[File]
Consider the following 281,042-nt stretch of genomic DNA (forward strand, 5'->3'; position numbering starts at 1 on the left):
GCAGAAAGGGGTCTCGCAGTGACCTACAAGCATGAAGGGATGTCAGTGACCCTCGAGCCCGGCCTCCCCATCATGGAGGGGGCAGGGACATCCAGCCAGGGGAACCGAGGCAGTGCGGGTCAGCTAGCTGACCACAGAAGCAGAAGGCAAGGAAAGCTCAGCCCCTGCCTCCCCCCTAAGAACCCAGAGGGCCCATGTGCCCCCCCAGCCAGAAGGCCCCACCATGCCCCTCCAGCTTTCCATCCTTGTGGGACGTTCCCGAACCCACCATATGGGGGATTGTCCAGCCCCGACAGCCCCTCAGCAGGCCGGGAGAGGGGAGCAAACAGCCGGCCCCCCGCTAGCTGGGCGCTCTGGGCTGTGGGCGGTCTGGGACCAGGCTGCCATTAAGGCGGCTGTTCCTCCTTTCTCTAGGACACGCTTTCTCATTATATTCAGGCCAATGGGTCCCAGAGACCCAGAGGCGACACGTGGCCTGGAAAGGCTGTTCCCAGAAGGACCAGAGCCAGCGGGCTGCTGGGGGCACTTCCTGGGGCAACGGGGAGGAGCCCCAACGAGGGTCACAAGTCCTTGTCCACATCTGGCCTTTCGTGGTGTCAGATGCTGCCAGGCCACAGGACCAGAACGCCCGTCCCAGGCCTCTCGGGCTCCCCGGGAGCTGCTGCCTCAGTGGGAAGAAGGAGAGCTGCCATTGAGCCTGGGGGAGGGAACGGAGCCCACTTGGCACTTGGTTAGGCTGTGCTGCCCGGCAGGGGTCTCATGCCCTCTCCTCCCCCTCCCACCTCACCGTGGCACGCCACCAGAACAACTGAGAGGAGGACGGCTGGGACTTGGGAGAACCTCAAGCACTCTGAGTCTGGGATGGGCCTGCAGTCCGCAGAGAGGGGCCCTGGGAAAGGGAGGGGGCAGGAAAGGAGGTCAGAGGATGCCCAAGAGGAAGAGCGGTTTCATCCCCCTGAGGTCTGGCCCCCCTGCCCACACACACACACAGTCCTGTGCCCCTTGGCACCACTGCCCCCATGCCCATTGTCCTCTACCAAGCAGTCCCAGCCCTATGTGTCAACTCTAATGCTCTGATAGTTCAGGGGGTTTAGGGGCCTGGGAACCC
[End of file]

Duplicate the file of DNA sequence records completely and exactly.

Consider the following 281,042-nt stretch of genomic DNA (forward strand, 5'->3'; position numbering starts at 1 on the left):
GCAGAAAGGGGTCTCGCAGTGACCTACAAGCATGAAGGGATGTCAGTGACCCTCGAGCCCGGCCTCCCCATCATGGAGGGGGCAGGGACATCCAGCCAGGGGAACCGAGGCAGTGCGGGTCAGCTAGCTGACCACAGAAGCAGAAGGCAAGGAAAGCTCAGCCCCTGCCTCCCCCCTAAGAACCCAGAGGGCCCATGTGCCCCCCCAGCCAGAAGGCCCCACCATGCCCCTCCAGCTTTCCATCCTTGTGGGACGTTCCCGAACCCACCATATGGGGGATTGTCCAGCCCCGACAGCCCCTCAGCAGGCCGGGAGAGGGGAGCAAACAGCCGGCCCCCCGCTAGCTGGGCGCTCTGGGCTGTGGGCGGTCTGGGACCAGGCTGCCATTAAGGCGGCTGTTCCTCCTTTCTCTAGGACACGCTTTCTCATTATATTCAGGCCAATGGGTCCCAGAGACCCAGAGGCGACACGTGGCCTGGAAAGGCTGTTCCCAGAAGGACCAGAGCCAGCGGGCTGCTGGGGGCACTTCCTGGGGCAACGGGGAGGAGCCCCAACGAGGGTCACAAGTCCTTGTCCACATCTGGCCTTTCGTGGTGTCAGATGCTGCCAGGCCACAGGACCAGAACGCCCGTCCCAGGCCTCTCGGGCTCCCCGGGAGCTGCTGCCTCAGTGGGAAGAAGGAGAGCTGCCATTGAGCCTGGGGGAGGGAACGGAGCCCACTTGGCACTTGGTTAGGCTGTGCTGCCCGGCAGGGGTCTCATGCCCTCTCCTCCCCCTCCCACCTCACCGTGGCACGCCACCAGAACAACTGAGAGGAGGACGGCTGGGACTTGGGAGAACCTCAAGCACTCTGAGTCTGGGATGGGCCTGCAGTCCGCAGAGAGGGGCCCTGGGAAAGGGAGGGGGCAGGAAAGGAGGTCAGAGGATGCCCAAGAGGAAGAGCGGTTTCATCCCCCTGAGGTCTGGCCCCCCTGCCCACACACACACACAGTCCTGTGCCCCTTGGCACCACTGCCCCCATGCCCATTGTCCTCTACCAAGCAGTCCCAGCCCTATGTGTCAACTCTAATGCTCTGATAGTTCAGGGGGTTTAGGGGCCTGGGAACCC